* CEO sees Jansen as a good project
* BMO report says better to return cash to shareholders
By Clara Ferreira-Marques
LONDON, Oct 25 BHP Billiton
said on Thursday it won't decide soon on whether to build the
world's biggest potash mine in Western Canada, a project some
say would exacerbate a global glut of the fertilizer nutrient.
In late August, BHP pushed back to at least June 2013 a
decision on building an 8 million-tonne mine at Jansen,
Saskatchewan, but emphasized it would still proceed with
construction and was planning to double the first phase of
production. The Anglo-Australian mining giant has been aiming to
start production in 2015.
The emphasis appeared to shift on Thursday, when Chief
Executive Marius Kloppers made remarks that suggested there's
little urgency to proceed.
"The guys still have their lease agreements to complete,
they have a substantial amount of engineering to complete," he
said when speaking to reporters after BHP's annual meeting in
London. "We do have quite some time ahead of us before we need
to consider additional approvals."
Kloppers said the company still considers Jansen "a good
project" but added, "we approve only projects that are
value-creating for our shareholders."
BHP continues to dig two shafts and build surface facilities
at the mine site. Analysts estimate the mine could cost up to
$14 billion to complete.
Kloppers' comments follow a report this week by BMO Capital
Markets that concluded BHP should shelve Jansen, which it said
would not provide an attractive return, and instead return cash
The next best option would be buying U.S. potash producer
Mosaic Co, the report said.
The world's potash capacity surplus looks to climb as high
as 19.3 million tonnes by 2020 from 11.3 million tonnes in 2012
due to expansions and potential new mines, including Jansen, and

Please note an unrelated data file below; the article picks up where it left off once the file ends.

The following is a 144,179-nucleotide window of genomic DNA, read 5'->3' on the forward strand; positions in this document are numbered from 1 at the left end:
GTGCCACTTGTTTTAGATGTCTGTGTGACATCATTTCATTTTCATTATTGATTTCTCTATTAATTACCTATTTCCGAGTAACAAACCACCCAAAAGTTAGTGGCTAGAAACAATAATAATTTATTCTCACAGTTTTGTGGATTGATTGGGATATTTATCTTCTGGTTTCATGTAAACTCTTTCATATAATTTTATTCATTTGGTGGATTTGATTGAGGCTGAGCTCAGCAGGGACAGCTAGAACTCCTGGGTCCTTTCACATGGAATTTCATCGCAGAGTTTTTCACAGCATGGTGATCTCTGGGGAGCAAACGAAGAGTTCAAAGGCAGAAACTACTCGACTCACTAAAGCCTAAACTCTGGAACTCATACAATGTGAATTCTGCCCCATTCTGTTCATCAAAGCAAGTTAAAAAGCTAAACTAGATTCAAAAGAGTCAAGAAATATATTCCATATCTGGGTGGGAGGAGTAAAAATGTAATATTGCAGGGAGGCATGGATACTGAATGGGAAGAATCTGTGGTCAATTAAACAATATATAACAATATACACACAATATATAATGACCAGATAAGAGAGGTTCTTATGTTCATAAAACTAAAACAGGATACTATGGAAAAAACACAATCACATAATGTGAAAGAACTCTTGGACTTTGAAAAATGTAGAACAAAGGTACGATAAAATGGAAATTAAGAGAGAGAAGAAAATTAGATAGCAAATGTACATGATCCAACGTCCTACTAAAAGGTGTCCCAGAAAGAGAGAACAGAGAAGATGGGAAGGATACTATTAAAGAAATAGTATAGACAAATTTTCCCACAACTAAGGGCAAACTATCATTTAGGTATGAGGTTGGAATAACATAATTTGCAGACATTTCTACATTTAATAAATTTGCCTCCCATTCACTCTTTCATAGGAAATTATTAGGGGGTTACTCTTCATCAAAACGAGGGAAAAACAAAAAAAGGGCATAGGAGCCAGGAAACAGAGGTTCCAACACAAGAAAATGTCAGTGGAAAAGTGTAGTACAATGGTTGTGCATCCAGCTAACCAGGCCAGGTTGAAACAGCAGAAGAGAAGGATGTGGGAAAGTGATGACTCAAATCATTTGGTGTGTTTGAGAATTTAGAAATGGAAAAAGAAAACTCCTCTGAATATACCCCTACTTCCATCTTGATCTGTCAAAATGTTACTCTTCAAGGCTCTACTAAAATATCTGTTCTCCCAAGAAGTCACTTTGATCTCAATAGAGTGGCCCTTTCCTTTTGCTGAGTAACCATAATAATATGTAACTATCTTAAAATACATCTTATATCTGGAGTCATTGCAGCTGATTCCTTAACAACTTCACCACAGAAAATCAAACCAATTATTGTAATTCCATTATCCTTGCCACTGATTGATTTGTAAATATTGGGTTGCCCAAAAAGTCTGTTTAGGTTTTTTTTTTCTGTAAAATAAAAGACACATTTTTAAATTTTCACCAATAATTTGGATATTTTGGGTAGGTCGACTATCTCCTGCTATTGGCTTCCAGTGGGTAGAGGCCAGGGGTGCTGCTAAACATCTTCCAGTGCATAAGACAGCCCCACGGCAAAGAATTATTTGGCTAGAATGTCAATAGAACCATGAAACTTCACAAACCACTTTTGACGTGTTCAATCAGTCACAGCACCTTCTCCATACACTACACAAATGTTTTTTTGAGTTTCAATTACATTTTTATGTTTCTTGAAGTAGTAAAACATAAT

Jansen's capacity will not be needed for at least another
decade, BMO said.
"We believe that the worst option is to build Jansen,
although this may well be what BHP intends to do," BMO analysts
Joel Jackson and Tony Robson wrote.
If BMO's estimates of rate of return prove correct, which
BHP disputes, the Jansen project would not get approval, said
chairman Jac Nasser.
"Those numbers, I can tell you, would not pass muster,"
Nasser said at the meeting. "You can feel very comfortable, that
if that is the presentation, if that is the proposal, to
management first and the board second, it won't pass the first
Demand for potash has been rising due to a growing global
population, rising incomes in developing countries and a
declining amount of arable land. But planned new supplies may
outstrip that demand growth.
Germany's K+S AG has started building a potash
mine in the Western Canadian province of Saskatchewan, home to
more than 40 percent of the world's potash reserves. Other mines
under construction include EuroChem's project in
Russia, a Vale SA mine in Argentina and Intrepid
Potash Inc's small mine in the U.S. state of New Mexico.
The Canadian government blocked BHP's hostile takeover bid
in 2010 for top potash producer Potash Corp of Saskatchewan